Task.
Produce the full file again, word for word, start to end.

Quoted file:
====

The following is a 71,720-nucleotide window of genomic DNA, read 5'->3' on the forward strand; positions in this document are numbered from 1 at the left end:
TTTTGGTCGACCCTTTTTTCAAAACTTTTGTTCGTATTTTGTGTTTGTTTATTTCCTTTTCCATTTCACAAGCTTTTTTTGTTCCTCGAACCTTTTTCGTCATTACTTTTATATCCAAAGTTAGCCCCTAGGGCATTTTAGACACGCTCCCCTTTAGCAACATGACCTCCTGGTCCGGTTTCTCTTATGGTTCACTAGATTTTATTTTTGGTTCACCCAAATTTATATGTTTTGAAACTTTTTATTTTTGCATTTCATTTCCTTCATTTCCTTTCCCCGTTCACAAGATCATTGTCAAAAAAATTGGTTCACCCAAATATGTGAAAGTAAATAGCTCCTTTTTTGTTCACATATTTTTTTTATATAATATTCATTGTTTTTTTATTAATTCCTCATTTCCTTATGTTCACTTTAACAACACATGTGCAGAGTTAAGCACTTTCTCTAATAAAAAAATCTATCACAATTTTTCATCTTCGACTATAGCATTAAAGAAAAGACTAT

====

The following is a 71,720-nucleotide window of genomic DNA, read 5'->3' on the forward strand; positions in this document are numbered from 1 at the left end:
TTTTGGTCGACCCTTTTTTCAAAACTTTTGTTCGTATTTTGTGTTTGTTTATTTCCTTTTCCATTTCACAAGCTTTTTTTGTTCCTCGAACCTTTTTCGTCATTACTTTTATATCCAAAGTTAGCCCCTAGGGCATTTTAGACACGCTCCCCTTTAGCAACATGACCTCCTGGTCCGGTTTCTCTTATGGTTCACTAGATTTTATTTTTGGTTCACCCAAATTTATATGTTTTGAAACTTTTTATTTTTGCATTTCATTTCCTTCATTTCCTTTCCCCGTTCACAAGATCATTGTCAAAAAAATTGGTTCACCCAAATATGTGAAAGTAAATAGCTCCTTTTTTGTTCACATATTTTTTTTATATAATATTCATTGTTTTTTTATTAATTCCTCATTTCCTTATGTTCACTTTAACAACACATGTGCAGAGTTAAGCACTTTCTCTAATAAAAAAATCTATCACAATTTTTCATCTTCGACTATAGCATTAAAGAAAAGACTAT